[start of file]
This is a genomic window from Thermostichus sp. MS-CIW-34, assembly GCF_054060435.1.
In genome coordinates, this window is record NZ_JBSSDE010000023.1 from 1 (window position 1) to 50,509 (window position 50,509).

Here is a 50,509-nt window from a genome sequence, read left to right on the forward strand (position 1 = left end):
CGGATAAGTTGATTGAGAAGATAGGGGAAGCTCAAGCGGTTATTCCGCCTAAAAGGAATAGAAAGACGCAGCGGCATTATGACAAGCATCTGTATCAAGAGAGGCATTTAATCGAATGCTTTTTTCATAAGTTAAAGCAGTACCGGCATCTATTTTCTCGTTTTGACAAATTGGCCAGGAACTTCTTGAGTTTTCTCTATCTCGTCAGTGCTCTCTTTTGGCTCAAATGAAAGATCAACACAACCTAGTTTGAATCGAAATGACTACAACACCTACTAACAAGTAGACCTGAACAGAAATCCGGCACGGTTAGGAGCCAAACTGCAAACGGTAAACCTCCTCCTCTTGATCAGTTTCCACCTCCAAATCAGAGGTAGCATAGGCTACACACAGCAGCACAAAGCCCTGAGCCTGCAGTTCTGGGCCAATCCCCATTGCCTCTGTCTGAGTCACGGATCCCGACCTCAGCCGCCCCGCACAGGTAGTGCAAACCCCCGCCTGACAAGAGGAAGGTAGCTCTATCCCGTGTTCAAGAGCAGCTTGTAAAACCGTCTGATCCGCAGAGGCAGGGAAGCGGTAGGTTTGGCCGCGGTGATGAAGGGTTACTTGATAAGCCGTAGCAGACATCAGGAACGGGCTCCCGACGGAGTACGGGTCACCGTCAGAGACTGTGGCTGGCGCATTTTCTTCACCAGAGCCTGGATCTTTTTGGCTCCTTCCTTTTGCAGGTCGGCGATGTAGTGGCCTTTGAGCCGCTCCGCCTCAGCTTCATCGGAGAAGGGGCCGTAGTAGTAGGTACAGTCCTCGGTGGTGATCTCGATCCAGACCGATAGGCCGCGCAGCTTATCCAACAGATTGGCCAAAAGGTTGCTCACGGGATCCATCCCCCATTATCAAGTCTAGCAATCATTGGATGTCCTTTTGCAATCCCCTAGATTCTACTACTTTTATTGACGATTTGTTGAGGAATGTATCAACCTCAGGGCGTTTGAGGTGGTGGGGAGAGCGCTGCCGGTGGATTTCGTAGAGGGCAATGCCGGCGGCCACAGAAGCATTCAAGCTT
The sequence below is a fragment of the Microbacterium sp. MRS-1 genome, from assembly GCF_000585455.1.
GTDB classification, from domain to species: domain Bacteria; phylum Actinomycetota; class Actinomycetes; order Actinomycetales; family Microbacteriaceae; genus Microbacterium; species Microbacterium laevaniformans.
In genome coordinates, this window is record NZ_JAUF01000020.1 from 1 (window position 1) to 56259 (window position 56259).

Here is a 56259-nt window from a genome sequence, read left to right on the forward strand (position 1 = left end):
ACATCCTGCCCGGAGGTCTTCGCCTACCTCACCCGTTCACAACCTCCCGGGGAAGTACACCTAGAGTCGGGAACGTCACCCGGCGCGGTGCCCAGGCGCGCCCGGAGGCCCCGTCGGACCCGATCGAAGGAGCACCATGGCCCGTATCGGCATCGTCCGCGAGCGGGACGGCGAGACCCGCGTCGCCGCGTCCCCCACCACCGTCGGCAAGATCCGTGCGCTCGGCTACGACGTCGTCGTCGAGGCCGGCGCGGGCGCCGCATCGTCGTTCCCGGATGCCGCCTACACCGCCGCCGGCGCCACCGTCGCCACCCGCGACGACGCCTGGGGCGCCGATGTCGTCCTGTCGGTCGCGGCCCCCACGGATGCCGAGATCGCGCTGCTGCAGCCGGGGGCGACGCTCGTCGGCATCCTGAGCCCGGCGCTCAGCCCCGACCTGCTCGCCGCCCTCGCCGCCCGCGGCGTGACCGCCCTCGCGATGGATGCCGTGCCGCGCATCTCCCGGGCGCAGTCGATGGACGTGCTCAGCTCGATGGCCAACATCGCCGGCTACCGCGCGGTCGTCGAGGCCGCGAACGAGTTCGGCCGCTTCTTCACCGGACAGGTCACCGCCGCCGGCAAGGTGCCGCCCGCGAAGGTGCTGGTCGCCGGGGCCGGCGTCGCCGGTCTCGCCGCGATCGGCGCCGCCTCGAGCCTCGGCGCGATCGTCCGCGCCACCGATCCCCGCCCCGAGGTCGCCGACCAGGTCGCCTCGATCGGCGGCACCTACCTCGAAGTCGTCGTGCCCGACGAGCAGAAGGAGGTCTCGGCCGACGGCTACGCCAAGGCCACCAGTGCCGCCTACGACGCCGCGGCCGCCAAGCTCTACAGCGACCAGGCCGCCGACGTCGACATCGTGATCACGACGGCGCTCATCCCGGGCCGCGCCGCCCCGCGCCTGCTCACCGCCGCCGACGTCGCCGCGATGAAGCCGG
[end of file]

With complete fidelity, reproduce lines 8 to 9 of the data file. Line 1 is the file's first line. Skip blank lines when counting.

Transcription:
Here is a 56259-nt window from a genome sequence, read left to right on the forward strand (position 1 = left end):
ACATCCTGCCCGGAGGTCTTCGCCTACCTCACCCGTTCACAACCTCCCGGGGAAGTACACCTAGAGTCGGGAACGTCACCCGGCGCGGTGCCCAGGCGCGCCCGGAGGCCCCGTCGGACCCGATCGAAGGAGCACCATGGCCCGTATCGGCATCGTCCGCGAGCGGGACGGCGAGACCCGCGTCGCCGCGTCCCCCACCACCGTCGGCAAGATCCGTGCGCTCGGCTACGACGTCGTCGTCGAGGCCGGCGCGGGCGCCGCATCGTCGTTCCCGGATGCCGCCTACACCGCCGCCGGCGCCACCGTCGCCACCCGCGACGACGCCTGGGGCGCCGATGTCGTCCTGTCGGTCGCGGCCCCCACGGATGCCGAGATCGCGCTGCTGCAGCCGGGGGCGACGCTCGTCGGCATCCTGAGCCCGGCGCTCAGCCCCGACCTGCTCGCCGCCCTCGCCGCCCGCGGCGTGACCGCCCTCGCGATGGATGCCGTGCCGCGCATCTCCCGGGCGCAGTCGATGGACGTGCTCAGCTCGATGGCCAACATCGCCGGCTACCGCGCGGTCGTCGAGGCCGCGAACGAGTTCGGCCGCTTCTTCACCGGACAGGTCACCGCCGCCGGCAAGGTGCCGCCCGCGAAGGTGCTGGTCGCCGGGGCCGGCGTCGCCGGTCTCGCCGCGATCGGCGCCGCCTCGAGCCTCGGCGCGATCGTCCGCGCCACCGATCCCCGCCCCGAGGTCGCCGACCAGGTCGCCTCGATCGGCGGCACCTACCTCGAAGTCGTCGTGCCCGACGAGCAGAAGGAGGTCTCGGCCGACGGCTACGCCAAGGCCACCAGTGCCGCCTACGACGCCGCGGCCGCCAAGCTCTACAGCGACCAGGCCGCCGACGTCGACATCGTGATCACGACGGCGCTCATCCCGGGCCGCGCCGCCCCGCGCCTGCTCACCGCCGCCGACGTCGCCGCGATGAAGCCGG